Captain-William Walker.

Lieutenants James A. Doyle, J. C. Williamson, Albert W. Smith, William N. Jeffers, William Mitchell, H. A. Adams.

Surgeon-Lewis W. Minor.

Engineers Joshua Follansbee, W. B. Brooks, Marshal P. Jordan, James W. Wittaker, Henry Snyder, E. F. Mayer, Jr., John K. Neill.


Captain-Samuel Mercer.

Lieutenants-Egbert Thompson, Thomas C. Harris, and George Brown.

Surgeon-Joseph Wilson, Jr.

Chief Engineer-Harman Newell.

Engineers-First Assistants, Wm. J. Lamdin and James F. Lamdin; Second Assistants, J. McElmell and John Purdy; Third Assistants, William H. Gladding, E. Laws, and H. C. McIlvain.


Captain-Samuel F. Hazard.

Lieutenants-Van R. Morgan, Beverly Kennon.
Past Assistant Surgeon-Francis M. Galt.

Engineers-First Assistant, E. W. Manning; Third Assistants, George H. Riley, Henry Wright, and David Smith.


Lieutenant Commanding-Abner Read.

Lieutenants-J. R. Eggleston, J. M. Stribling.

Assistant Surgeon-Algernon S. Garnet.

Engineers-First Assistant, W. H. Cushman; Third Assist

ants, M. H. Plunkett, K. Wilson.


Captain-J. Faunce.

ment. Matters were managed with much discretion, and the public could only conjecture the destination of the troops, transports, and vessels of war.

Revolutionists to Resist.

The watchful friends of Preparations of the the South, in the North, gave full information of these preparations; while the enterprising daily journals of the metropolis vied with each other in details of proceedings, and in guesses at the truth. As a consequence, increased activity and excitement prevailed in the Confederate States. Troops were thrown into Charleston and Pensacola, in large bodies these positions being regarded as the points menaced.


Lieutenant Commanding--T. A. M. Craven.

Lieutenants J. M. Duncan, J. E. Jewett, and A. E. K. Benham.

Passed Assistant Surgeon-J. W. B. Greenhom.
Engineers--First Assistant, J. A. Grier; Third Assistants,

L. Campbell, O. H. Lackey, and J. D. Lining.


Lieutenant Commanding-John L. Davis. Lieutenants-Charles H. Cushman, Thomas H. Eastman. Engineers-First Assistant, Charles H. Loring; Second Assistant, Edward Scattergood; Third Assistant, Reynolds Driver.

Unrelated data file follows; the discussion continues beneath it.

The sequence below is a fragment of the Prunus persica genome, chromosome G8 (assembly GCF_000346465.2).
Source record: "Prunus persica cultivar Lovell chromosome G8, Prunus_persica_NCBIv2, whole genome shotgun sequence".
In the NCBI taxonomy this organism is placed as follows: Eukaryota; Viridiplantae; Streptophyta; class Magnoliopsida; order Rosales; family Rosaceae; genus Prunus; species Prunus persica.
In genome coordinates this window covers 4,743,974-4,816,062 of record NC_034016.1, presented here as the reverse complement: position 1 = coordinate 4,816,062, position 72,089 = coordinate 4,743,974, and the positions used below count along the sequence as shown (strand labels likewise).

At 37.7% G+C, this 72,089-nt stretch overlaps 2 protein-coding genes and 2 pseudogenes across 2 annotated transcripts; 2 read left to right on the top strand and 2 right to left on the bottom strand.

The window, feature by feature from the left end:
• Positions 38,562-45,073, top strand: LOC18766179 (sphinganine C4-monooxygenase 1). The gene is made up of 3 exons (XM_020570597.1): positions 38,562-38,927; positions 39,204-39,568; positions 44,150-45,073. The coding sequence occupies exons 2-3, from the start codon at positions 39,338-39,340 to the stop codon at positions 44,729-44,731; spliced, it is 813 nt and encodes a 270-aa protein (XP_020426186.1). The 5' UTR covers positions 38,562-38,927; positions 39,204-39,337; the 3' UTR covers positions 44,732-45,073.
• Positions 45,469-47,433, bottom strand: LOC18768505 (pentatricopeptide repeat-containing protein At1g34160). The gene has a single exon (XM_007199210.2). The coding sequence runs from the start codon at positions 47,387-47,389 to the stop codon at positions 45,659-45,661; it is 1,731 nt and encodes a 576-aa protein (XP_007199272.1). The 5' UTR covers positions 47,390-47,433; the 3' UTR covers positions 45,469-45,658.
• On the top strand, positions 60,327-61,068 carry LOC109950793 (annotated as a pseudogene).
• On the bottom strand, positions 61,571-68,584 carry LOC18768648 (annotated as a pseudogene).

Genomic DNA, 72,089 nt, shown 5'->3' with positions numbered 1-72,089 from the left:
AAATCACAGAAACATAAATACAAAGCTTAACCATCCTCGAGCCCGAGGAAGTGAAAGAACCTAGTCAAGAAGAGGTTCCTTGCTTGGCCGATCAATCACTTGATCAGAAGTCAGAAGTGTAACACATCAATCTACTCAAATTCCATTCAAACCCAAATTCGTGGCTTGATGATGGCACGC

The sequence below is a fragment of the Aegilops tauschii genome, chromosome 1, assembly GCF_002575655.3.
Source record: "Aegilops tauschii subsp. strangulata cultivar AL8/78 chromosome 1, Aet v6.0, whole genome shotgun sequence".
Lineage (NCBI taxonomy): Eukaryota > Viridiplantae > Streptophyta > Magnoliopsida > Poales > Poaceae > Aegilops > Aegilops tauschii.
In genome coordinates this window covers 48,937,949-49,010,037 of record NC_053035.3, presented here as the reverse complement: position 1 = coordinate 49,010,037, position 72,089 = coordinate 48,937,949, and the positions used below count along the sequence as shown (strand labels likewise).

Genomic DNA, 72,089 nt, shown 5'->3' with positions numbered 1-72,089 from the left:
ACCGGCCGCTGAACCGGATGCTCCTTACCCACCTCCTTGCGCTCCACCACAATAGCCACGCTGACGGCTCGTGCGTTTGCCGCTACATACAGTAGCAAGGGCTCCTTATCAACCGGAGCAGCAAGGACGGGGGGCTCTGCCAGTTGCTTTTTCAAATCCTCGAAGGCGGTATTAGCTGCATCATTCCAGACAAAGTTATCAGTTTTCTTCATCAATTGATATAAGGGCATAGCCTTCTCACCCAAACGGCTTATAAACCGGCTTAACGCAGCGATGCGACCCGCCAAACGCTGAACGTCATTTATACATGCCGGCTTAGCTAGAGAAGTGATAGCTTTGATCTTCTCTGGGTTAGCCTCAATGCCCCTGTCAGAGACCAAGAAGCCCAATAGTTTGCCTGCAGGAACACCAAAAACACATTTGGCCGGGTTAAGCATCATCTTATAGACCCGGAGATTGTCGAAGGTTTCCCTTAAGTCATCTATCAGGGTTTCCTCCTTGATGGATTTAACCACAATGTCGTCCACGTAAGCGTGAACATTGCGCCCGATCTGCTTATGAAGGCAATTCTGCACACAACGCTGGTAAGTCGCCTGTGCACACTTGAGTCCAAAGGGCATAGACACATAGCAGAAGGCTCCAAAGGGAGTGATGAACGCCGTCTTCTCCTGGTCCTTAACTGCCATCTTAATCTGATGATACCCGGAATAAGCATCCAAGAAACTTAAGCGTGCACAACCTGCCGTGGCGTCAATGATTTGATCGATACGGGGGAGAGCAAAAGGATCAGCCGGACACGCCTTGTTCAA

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Minnesota...... Ready for commission at Boston.
Water Witch... Went in commission at Philadelphia, Apl. 5th.
Powhatan.....Sailed from New York harbor, April 6th.

First Lieutenant-D. B. Constable; Second, H. O. Porter; Brooklyn.. .Off Fort Pickens, March 23d.

Third, J. M. Thatcher; Fourth, Horace N. Gamble.

Surgeon-J. N. Campbell.

Chief Engineer-J. R. Dryberg; First Assistant, Walter Scott; Second, C. G. Dale; Third, F. F. Pulsifer.


Lieutenant Commanding-James H. Strong.
Lieutenants-Alphonse Barbot, E. T. Sheddon, C. C. Car-


Assistant Surgeon-Delavan Bloodgood.

Engineers-First Assistant, John S. Abert; Second Assistants, E L Dick, Geo. D. Emmons, and Edward C. Patten.

Crusader.......Sailed from New York, March 18th.
Cumberland... Flag-ship, Norfolk, March 23d.
Falmouth......Moored at Aspinwall.

Mohawk ......Sailed from New York, March 18th.
Macedonian.... Vera Cruz, March 25th.
Pawnee........At Washington, March 27th.
Pocahontas..... Norfolk, March 26th.
Sabine.... Off Pensacola, March 23d.
St. Louis.......Off Fort Pickens, March 23d.
Supply....... ..New York for Gulf, March 23d.
Wyandotte ....Off Fort Pickens, March 23d.

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diplomatic Commission of the Confederate
Congress to the Federal Government at
Washington. As stated [see page 18], the
Southern Commissioners
did not call for the reply
to their first communica- Communication.
tion to the Department of State. The rea-
sons, and the Commissioners' view of affairs

Commissioners' last

those at present in the fortifications, are ready to in the interregnum, will appear in their letter take the field within twenty-four hours.

"The ultimatum, siege or surrender, has not yet been sent to Major Anderson; but with the supplies sent to-day, he was notified by General Beauregard that they are the last, which is equivalent to a declaration of hostilities. This is positive.